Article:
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Published on June 7th, 2011 | by Greg

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A Ninja, A Food Bar, And Three Mini Cocottes

It sounds like the start to a bad joke. We tried hard to think of a punch­line, as they walk in­to a bar- the kind with al­co­hol, as op­posed to the ed­i­ble kind we’ve got on hand to­day. But we couldn’t re­al­ly think of any­thing that would in­volve a co­cotte, as we weren’t pre­cise­ly sure what a co­cotte was un­til re­cent­ly. And why a trio of them? And why are they minia­ture? These ques­tions, and many more, will be an­swered soon enough. For now, we pon­der Per­fec­tion.

That is to say, Per­fect Foods Bars. Skep­ti­cal at first from the name alone, we were a bit tak­en aback when we no­ticed that they sug­gest­ed re­frig­er­a­tion. These can’t just sit for weeks in the depths of your back­pack wait­ing for use, but in­stead re­quire a bit more care. They hit many of the bul­let points we were in­ter­est­ed in: gluten free, or­gan­ic, high in pro­tein. But we’ve tried so many, and kept com­ing back to the ba­sics ones that are tried and true, like Clif and Larabars on oc­ca­sion. Our va­ri­ety pack in­clud­ed a few fla­vors: Fruit and Nut, Al­mond But­ter, Cran­ber­ry Crunch (Lite), and Peanut But­ter. Each was ac­tu­al­ly sur­pris­ing­ly good- tasty in­stead of taste­less, moist in­stead of throat-chok­ing­ly dry. So of­ten, you need to drink a gal­lon af­ter hav­ing a pow­er bar, but these were much eas­i­er on the lips. The Peanut But­ter were quite pos­si­bly the best of that fla­vor we’ve ev­er tried, and with hon­ey used as the sweet­en­er, tast­ed bet­ter and fresh­er than com­peti­tors. Though hard­er to find and han­dle, the Per­fect Foods bars are worth the trou­ble, and run about $20 for a box of 8.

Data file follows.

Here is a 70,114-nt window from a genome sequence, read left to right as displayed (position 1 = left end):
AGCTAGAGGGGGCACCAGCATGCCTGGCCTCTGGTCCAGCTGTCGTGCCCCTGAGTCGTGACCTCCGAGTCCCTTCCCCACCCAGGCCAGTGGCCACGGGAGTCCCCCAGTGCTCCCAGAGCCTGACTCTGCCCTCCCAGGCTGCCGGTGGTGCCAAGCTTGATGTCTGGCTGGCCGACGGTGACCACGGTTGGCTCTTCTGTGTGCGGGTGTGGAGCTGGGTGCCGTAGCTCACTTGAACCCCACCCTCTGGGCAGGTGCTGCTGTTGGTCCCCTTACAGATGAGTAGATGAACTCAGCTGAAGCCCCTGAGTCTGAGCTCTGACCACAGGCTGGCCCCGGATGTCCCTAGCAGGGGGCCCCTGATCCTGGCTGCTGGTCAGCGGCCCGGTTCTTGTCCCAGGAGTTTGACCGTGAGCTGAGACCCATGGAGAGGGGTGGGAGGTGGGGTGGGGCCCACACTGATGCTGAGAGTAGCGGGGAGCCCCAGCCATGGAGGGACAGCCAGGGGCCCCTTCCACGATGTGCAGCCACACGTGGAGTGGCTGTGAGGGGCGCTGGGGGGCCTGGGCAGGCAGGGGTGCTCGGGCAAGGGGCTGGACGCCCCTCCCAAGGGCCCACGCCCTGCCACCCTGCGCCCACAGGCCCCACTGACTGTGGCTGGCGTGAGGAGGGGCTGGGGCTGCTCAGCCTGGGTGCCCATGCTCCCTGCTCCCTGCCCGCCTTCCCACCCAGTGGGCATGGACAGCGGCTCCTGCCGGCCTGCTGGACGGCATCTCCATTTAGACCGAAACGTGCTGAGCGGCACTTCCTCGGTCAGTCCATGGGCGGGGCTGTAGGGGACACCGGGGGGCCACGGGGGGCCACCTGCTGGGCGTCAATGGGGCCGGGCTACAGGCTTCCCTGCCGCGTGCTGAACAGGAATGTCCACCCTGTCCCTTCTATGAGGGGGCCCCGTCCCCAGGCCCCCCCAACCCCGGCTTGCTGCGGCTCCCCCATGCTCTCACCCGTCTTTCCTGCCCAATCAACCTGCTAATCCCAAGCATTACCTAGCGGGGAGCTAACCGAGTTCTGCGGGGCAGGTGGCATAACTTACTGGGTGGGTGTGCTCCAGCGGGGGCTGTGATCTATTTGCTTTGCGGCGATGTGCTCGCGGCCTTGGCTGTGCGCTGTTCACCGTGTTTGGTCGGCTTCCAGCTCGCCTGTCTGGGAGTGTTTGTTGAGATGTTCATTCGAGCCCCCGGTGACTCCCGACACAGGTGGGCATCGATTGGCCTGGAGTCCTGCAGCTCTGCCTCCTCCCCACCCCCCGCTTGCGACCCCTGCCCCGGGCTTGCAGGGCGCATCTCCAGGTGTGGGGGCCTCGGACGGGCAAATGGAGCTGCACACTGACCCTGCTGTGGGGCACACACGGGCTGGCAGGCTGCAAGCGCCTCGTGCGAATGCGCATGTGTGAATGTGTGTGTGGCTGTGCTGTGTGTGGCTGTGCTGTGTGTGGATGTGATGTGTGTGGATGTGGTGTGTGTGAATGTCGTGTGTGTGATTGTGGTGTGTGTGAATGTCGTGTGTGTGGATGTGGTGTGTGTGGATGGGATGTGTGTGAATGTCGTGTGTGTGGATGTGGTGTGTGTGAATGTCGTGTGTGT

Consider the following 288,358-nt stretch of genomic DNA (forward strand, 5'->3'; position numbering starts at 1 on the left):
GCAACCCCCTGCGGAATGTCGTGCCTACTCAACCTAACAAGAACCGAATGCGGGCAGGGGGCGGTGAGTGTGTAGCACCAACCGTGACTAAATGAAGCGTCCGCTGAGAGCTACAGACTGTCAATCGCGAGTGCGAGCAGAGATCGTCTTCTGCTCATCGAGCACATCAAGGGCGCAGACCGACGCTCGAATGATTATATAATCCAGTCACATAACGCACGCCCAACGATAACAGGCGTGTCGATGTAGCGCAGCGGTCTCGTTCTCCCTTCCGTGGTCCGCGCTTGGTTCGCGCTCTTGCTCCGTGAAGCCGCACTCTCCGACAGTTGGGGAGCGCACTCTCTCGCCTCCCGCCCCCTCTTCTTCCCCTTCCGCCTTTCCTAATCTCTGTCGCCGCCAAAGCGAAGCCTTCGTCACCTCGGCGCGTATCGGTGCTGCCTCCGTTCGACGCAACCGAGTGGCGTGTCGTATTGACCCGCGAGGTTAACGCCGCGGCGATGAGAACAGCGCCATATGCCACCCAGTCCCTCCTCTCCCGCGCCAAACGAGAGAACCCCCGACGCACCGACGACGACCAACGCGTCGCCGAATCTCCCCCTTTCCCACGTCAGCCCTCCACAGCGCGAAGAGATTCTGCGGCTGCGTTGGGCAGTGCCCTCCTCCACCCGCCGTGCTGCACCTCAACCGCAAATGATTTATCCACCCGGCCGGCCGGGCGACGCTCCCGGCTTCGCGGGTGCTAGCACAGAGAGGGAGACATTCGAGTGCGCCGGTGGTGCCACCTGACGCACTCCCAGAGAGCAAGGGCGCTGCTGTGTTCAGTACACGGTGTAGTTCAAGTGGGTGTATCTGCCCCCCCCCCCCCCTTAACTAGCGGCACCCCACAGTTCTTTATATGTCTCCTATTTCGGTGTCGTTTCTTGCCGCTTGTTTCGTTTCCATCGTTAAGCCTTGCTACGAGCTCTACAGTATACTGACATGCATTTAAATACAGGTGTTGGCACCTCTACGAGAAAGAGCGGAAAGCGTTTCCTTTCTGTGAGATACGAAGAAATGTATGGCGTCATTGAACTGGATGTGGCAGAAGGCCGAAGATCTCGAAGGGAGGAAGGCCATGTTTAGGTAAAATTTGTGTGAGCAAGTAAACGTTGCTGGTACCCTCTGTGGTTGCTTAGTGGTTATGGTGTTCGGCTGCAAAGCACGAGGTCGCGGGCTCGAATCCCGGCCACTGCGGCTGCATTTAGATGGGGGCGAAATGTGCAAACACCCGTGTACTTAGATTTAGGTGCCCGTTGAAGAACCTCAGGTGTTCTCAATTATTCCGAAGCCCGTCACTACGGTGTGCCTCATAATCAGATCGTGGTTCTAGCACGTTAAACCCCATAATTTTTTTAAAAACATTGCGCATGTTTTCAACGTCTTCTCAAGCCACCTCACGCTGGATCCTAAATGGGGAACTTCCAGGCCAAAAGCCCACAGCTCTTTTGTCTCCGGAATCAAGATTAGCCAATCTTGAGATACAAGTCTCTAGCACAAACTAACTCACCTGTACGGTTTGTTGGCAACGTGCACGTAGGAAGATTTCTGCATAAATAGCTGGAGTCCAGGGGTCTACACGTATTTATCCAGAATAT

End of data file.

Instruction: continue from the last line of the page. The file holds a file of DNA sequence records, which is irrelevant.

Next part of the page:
Noth­ing goes bet­ter with sum­mer than a good blender. Smooth­ies, milk­shakes, malts- if these drinks are in your near fu­ture, you might want to look at your blend­ing im­ple­ment. There are plen­ty of mod­els out there, and we’ve test­ed a few at sev­er­al price points. And, we have to say, you gen­er­al­ly get what you pay for- a cheap blender from Cost­co will get the job down, but is best for oc­ca­sion­al use and sim­ply won’t look that good or of­fer a ton of pow­er. For more se­ri­ous users, you could look at mod­els cost­ing a few hun­dred dol­lars (Vi­ta­mix and Blendtec, we’re look­ing at you)- they fea­ture com­mer­cial qual­i­ty at com­mer­cial prices. In be­tween, we’re hap­py to re­port on a blender that of­fers much of the pow­er- 1000 watts in fact- but at a much more rea­son­able price point.